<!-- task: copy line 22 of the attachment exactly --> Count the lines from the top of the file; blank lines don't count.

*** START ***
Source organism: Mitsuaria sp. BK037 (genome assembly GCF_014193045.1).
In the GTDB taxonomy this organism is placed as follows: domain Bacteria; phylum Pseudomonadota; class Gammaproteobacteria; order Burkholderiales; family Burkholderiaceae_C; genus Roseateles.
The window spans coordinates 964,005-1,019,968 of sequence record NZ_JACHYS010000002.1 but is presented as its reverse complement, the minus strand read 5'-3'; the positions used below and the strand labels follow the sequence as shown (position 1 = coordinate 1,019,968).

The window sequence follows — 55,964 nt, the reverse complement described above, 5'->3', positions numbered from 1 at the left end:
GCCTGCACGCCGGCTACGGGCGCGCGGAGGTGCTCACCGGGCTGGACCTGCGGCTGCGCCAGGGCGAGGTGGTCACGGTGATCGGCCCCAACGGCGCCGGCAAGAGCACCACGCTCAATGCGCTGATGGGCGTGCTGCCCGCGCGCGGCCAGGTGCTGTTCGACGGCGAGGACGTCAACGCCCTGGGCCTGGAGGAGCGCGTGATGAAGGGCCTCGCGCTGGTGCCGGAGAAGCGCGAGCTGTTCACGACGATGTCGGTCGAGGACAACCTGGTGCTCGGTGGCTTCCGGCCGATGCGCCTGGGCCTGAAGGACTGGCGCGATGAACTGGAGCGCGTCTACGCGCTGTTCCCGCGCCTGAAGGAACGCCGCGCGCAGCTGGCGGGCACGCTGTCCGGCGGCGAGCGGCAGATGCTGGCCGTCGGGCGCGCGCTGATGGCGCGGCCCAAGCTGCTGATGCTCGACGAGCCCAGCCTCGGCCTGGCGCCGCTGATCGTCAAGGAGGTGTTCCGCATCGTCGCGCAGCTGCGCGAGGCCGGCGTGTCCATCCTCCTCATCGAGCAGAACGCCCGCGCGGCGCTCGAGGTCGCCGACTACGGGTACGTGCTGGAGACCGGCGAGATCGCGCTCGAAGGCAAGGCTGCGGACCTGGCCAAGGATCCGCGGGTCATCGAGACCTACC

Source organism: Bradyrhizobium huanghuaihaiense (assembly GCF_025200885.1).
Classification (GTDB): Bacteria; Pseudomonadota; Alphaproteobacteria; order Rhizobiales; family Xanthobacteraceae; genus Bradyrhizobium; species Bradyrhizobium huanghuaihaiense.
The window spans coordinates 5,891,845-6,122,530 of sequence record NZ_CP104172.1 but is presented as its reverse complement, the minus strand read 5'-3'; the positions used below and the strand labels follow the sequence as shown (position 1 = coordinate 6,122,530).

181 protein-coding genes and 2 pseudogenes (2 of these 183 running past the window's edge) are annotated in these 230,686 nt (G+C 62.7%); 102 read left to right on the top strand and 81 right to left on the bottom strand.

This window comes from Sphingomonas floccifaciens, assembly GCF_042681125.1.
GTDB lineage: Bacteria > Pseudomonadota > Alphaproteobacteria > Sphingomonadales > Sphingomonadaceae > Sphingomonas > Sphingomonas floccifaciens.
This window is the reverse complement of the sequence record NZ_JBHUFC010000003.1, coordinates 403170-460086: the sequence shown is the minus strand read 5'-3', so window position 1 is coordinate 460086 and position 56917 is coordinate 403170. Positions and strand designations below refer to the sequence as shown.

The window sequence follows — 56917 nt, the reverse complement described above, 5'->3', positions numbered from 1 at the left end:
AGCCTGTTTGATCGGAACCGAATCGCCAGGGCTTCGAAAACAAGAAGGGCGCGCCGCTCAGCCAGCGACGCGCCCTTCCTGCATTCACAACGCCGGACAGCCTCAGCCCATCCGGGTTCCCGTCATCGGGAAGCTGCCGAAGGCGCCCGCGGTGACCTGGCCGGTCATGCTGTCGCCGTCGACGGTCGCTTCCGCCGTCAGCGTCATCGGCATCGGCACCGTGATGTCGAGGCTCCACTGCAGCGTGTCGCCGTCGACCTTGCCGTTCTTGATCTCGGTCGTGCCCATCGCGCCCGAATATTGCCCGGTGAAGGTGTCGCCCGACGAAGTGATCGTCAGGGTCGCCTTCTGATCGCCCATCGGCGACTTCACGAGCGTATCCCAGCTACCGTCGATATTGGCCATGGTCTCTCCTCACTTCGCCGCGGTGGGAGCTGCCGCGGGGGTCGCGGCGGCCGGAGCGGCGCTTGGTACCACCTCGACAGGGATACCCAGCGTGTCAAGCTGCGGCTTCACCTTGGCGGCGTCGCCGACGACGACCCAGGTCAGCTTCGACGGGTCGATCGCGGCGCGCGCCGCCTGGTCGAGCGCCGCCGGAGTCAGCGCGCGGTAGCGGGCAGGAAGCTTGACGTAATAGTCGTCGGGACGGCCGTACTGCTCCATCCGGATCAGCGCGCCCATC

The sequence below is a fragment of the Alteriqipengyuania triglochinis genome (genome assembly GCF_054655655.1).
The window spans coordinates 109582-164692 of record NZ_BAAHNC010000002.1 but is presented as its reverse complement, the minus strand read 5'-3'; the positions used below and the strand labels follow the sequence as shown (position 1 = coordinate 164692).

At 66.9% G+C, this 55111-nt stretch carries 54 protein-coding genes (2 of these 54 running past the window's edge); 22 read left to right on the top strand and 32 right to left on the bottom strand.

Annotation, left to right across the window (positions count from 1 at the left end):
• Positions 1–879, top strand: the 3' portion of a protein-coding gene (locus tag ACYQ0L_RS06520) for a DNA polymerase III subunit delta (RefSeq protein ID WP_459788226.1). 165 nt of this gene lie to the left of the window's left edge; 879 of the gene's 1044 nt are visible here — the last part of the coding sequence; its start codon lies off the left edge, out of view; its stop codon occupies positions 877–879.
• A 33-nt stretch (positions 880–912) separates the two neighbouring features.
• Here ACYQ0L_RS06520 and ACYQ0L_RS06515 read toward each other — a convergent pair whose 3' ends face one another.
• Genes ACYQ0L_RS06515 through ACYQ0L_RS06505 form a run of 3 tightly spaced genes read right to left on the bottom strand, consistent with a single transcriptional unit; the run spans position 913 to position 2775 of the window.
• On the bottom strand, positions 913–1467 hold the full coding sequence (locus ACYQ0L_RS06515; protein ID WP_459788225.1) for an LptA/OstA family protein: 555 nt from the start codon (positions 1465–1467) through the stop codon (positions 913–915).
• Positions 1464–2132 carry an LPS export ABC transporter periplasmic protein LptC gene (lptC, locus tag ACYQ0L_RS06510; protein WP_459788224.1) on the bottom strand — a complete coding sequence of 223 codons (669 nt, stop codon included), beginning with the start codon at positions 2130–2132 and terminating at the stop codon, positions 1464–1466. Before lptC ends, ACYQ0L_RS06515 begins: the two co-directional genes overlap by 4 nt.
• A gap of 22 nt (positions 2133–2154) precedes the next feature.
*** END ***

• Genes ACYQ0L_RS06515 through ACYQ0L_RS06505 form a run of 3 tightly spaced genes read right to left on the bottom strand, consistent with a single transcriptional unit; the run spans position 913 to position 2775 of the window.